posted by mondaygreens at 11:05 AM on April 28, 2010

As someone who has had to put down several beloved pets, it is best to let them go when you still have lots of good memories, and they are able to enjoy their last day. It is also one of the hardest things to do. Your dog can't understand or have explained to it what is going on, and perhaps an easy passing is the best.

The thing that has helped me the most is that the resources (and they are always limited) that would go into postponing the inevitable passing could be used to help a much larger number of animals that would be able to enjoy them more. So I almost always try to line up the next pet before I let the old one go, whether rescue, adoption or purchase, there is always a great animal looking for a loving home that can help you with the passing.
posted by bartonlong at 11:07 AM on April 28, 2010

The thought occurs to me, how does Dog's suffering affect Toddler? Perhaps you might consider putting down the Dog so Toddler is spared seeing him suffer even longer.

(I am not a parent, but I am a dog owner.)
posted by desjardins at 11:14 AM on April 28, 2010

Response by poster: Thanks everyone. I'm tearing up just reading this. Thank you so much for your good wishes, thoughts and ideas. It is a lot to digest.

desjardins, to answer your question, Toddler LOVES Dog so much. It is seriously impacting our decision.
posted by k8t at 11:33 AM on April 28, 2010

Response by poster: From the link:

1. Is my pet enjoying the activities that s/he used to? Eating, walking, playing, interested when you leave or come home?

Not really.

2. Is my pet able to eat and drink? If my pet needs to be assisted, is my pet getting adequate fluid and nutrition?


3. Is my pet able to urinate and defecate ok?

Yes, although he has some poop issues.

4. Is my pet in pain often? Is pain adequately controlled with medication?

Yes, I think that it is generally controlled.

5. Is my pet part of the family, or alone most of the time?

Part of the family.

6. Does my pet now become stressed or afraid when left alone?


7. Does my pet continue to recognize me?


8. Does my pet seem to enjoy interaction with other pets and family members?

posted by k8t at 11:36 AM on April 28, 2010

Response by poster: @HotToddy - there is UC Davis' vet school, but it is quite far away.
posted by k8t at 11:38 AM on April 28, 2010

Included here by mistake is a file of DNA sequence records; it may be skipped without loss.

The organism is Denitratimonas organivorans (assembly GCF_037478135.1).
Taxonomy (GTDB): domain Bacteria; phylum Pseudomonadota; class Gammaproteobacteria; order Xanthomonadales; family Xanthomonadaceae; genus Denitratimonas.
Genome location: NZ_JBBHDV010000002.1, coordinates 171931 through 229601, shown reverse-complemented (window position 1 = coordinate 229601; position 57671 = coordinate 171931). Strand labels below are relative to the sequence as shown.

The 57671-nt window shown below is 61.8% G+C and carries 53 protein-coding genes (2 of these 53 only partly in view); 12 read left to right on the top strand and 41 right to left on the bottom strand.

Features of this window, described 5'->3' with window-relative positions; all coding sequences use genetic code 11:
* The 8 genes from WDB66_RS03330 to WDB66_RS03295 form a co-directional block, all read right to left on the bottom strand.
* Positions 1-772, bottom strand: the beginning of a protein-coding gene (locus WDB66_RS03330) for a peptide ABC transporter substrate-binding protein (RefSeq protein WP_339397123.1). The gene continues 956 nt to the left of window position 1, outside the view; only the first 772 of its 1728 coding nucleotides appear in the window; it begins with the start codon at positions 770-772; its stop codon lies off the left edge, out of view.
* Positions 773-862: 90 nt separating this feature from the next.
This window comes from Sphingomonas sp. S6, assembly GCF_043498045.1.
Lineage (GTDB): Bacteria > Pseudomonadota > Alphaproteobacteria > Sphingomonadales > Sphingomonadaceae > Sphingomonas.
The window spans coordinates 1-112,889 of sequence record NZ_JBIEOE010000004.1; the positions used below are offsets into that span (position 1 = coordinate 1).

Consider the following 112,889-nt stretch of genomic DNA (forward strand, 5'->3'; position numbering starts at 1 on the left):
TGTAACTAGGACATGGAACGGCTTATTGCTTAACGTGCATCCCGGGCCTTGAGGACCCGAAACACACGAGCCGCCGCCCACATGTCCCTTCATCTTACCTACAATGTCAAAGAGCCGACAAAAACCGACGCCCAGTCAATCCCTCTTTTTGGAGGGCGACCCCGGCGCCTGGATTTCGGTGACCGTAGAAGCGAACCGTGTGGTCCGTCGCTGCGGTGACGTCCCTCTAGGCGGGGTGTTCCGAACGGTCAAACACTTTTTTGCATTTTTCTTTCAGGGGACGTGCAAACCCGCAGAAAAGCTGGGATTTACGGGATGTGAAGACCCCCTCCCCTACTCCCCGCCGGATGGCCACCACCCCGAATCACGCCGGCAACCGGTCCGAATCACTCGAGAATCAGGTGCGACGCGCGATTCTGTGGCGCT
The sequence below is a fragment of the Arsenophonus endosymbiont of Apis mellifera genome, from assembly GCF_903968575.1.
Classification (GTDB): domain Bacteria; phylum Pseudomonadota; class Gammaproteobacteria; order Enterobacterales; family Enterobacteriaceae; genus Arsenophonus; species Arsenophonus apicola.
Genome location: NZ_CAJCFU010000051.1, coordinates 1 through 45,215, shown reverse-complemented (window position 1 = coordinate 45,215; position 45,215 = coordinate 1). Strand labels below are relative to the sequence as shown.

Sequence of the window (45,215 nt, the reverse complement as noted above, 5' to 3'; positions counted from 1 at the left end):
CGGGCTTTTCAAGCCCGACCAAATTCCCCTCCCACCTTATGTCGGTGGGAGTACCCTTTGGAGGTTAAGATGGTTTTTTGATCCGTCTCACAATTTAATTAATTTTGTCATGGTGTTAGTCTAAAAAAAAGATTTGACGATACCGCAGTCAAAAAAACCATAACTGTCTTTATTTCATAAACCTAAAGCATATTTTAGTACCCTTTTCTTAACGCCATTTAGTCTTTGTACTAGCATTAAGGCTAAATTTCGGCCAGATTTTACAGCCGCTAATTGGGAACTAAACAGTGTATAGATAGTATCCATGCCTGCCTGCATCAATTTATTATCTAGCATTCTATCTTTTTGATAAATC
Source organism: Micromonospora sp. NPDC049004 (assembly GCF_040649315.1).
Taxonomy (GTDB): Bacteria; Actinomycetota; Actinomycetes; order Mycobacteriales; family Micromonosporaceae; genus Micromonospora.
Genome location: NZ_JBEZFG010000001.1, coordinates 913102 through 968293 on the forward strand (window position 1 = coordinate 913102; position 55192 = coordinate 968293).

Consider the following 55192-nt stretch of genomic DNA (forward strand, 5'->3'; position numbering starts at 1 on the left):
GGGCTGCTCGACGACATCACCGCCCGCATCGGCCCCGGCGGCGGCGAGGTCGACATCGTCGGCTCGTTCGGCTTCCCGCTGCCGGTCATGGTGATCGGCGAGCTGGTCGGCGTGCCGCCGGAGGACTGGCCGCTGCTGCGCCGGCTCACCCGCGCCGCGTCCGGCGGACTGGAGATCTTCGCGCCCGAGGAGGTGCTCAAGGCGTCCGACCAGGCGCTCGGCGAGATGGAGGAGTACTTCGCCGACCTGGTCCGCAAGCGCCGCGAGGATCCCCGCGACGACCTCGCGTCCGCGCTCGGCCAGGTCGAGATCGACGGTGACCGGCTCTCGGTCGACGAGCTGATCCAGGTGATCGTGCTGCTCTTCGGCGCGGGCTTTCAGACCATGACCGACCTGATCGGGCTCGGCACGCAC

There is a really, really good book called Dog Heaven by Cynthia Rylant that may help when you do finally decide to put the dog down. It makes me cry every time I read it, but in a good way. I found it while I was working as a library aide in a children's library. Someone was returning it, and I checked it in. It is actually a children's book, but adults love this book too. I have given it to a few people when they have lost their dogs. I really like it so much more than any of the rainbow bridge stuff.
posted by chocolatetiara at 11:48 AM on April 28, 2010 [1 favorite]

Toddler LOVES Dog so much. It is seriously impacting our decision.

Do what is right for Dog, not what keeps Toddler happy.

Imagine having these happy vague memories of your beloved dog as a wee bairn, only to find out when you're a teen or adult that your parents were keeping the dog alive after they sort-of knew it was time to put him down because the dog made you happy. Obviously people differ, but for me the guilt would be crushing, and I would be seriously angry at my parents for dirtying what happy memories I might have had from Dog.

I don't know if things differ for pets, but if it's time to euthanize Dog, most guides to children and mourning that I've seen suggest (for people's deaths) that you don't sugar-coat or euphemize it. Dog isn't at a farm, or asleep, or anything else, Dog is dead, and will not come back (barring your own religious beliefs to the contrary, I guess).
posted by ROU_Xenophobe at 11:59 AM on April 28, 2010

If your dog's illness was manifesting in a more visibly physical way (can't walk, get up, etc.) it would be so much easier to gauge where he is at in terms of quality of life. Having mental issues/suffering is so much harder to figure out. Yet, really, the situation is still the same.

I think you have done everything you can up to this point. I think if you are up for visiting a specialist, you should do so. Mostly because then you will feel better in knowing you have had an expert opinion which will support you however you decide to go. The specialist may have some new amazing solution. Or, on the other hand, they may just be able to give you the knowledge you need to feel secure in your awareness of doing what is the best for your dog.

Lastly, when your dog DOES get into a small space, does his anxiety leave him? If so, could you create a way that he feels he is in a small space at all times? (the anxiety jacket might give him that feeling) Some dogs have a security toy that takes away their anxiety. Is there anything that might apply to your dog?
posted by Vaike at 12:03 PM on April 28, 2010

UC Davis is a great vet school and you should absolutely go seek an internal medicine specialists opinion!

A 2 hour drive may give you some answers, solutions and relief for both yourselves and your dog.

Cushing's is an overproduction of steroids in the body. If not properly controlled, then yes, it can cause his severe anxiety. If he is not responding to "normal" care with his vet, then you should go see a specialist. Would they you go to a general family doctor yourselves if you had a serious internal illness that they were having difficulty treating? I think not. Your doctor would send you to a specialist. It's no different for a dog. Costs are not difficult to obtain, all you have to do is call and ask.
posted by TheBones at 12:38 PM on April 28, 2010

Response by poster: @TheBones, Davis is 8 hours away. LA is 2 hours away.
posted by k8t at 1:15 PM on April 28, 2010